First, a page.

In my thirty years in the aviation business I have had the opportunity to visit dozens of maintenance and repair facilities. From the top-notch state of the art maintenance hangar, to the small corner of a hangar in a small FBO, I believe I am a fairly good judge of quality workmanship and commitment to safety. Vector did not disappoint. Upon entering the new production area we found a well lit, very clean and highly organized shop. We also discovered one other interesting fact, the place was packed.

Aircraft were lined up in a circuit type arrangement through the hangar. From aircraft just beginning the rebuild process, all the way around the facility, to the aircraft being readied for test flight and delivery back to the customer. Taking a tour of the production line turned out to be a very interesting lesson in the process of rebuilding a helicopter. From initial inspection and tear down, through the airframe jig, and on through the build up process several things really stood out. Each stop along the line was carefully detailed in a work plan, the crews had their manuals within easy reach for reference, and each member of the crew had everything they needed to perform the task.

The People Factor

Any company is only as good as its employees will allow it to be. Simply put, if your team is well trained, well paid and cared for, and motivated your company will do well. It is not at all unusual for a company to forewarn their folks when a magazine editor is going to be snooping around and asking questions. Ask them to go the extra mile to present the company in a good light. I had the sense this was not really necessary here. Other than a few expected glances in our direction, most folks simply went about their routine. Another thing that thirty years in this business has given me is the ability to sense if an employee is truly happy in the workplace, or just going through the motions for a paycheck. Again, they did not disappoint. What we found were people who were truly happy with their jobs and fully committed to quality and safety. "There are plenty of jobs closer to where I live, but I like it here and will stay as long as they’ll have me" said one. "I live south of Dothan, takes me an hour and half each way to get to work, but it’s worth it", he continued. Comments such as those were common, so much so I got tired of asking.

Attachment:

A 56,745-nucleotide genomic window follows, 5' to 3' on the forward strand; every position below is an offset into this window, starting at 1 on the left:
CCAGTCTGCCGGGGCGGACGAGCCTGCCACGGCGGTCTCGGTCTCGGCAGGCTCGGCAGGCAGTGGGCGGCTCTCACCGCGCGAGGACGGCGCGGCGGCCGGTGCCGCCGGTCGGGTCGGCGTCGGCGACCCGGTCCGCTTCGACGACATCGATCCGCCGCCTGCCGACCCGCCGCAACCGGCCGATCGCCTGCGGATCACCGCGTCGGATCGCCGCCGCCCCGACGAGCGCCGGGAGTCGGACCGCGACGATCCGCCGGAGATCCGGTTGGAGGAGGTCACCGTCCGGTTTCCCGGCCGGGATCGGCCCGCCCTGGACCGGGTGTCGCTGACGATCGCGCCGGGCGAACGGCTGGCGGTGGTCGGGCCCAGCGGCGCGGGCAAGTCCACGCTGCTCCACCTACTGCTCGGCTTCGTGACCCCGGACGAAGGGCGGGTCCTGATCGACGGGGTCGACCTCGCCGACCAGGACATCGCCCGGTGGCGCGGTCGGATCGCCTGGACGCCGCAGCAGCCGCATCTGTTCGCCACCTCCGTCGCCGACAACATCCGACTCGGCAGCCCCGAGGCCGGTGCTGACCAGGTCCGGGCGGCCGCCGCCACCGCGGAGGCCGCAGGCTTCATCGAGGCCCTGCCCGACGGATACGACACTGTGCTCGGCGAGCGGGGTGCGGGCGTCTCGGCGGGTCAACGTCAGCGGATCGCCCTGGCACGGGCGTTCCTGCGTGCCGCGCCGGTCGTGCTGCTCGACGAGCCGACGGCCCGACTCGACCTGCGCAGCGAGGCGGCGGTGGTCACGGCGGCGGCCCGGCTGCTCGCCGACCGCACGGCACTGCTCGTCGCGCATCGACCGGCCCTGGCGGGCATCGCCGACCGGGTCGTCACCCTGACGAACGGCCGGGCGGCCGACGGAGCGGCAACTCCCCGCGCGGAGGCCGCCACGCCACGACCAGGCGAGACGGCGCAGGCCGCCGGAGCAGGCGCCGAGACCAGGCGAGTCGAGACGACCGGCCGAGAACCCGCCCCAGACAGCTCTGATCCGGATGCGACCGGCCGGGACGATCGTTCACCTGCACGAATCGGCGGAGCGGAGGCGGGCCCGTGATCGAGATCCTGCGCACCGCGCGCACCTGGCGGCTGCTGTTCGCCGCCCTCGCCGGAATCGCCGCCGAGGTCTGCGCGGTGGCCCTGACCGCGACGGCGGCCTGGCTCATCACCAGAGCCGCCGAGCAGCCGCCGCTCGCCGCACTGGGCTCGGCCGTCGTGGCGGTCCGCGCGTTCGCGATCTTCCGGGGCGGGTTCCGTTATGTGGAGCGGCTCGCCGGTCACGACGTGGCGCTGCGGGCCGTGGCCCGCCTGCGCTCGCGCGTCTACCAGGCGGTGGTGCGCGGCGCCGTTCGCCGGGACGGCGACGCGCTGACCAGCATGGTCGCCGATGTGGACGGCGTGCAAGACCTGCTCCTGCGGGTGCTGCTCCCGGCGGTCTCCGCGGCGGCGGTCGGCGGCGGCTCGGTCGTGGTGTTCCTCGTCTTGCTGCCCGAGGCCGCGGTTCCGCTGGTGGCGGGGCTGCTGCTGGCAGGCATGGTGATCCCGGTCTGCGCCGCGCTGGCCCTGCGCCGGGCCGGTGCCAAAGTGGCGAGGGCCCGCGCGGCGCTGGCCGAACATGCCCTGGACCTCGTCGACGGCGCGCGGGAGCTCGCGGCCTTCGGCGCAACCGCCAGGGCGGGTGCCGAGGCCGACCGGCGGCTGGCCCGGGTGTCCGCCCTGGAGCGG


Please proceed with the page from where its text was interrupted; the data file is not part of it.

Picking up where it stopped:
Projects and Plans

Although many of the projects on the board at Vector are still in the planning and development stages it would be safe to say many of them mirror the upgrades and enhancements currently popular in the mainstream civilian market. Glass cockpits, satellite tracking and communication, integrated GPS navigation systems, if there is an upgrade going on you can bet Vector is in on it.

Focused on the Future

Ronnie Kearns only had it half right when we first met two years ago. He had the new facility and "we’re gonna fill it" part pretty much right. But he had the timeline and scope a little wrong.

Within two years of moving to the new 40,000 square foot facility they had grown their business to the point where theyvector logo again needed more space. "It would be safe to say our business here has doubled since the initial expansion", claimed Ronnie Kearns. "And I’ll go you one better, we are going to double our footprint in our next stage of expansion", he added. Why am I not surprised?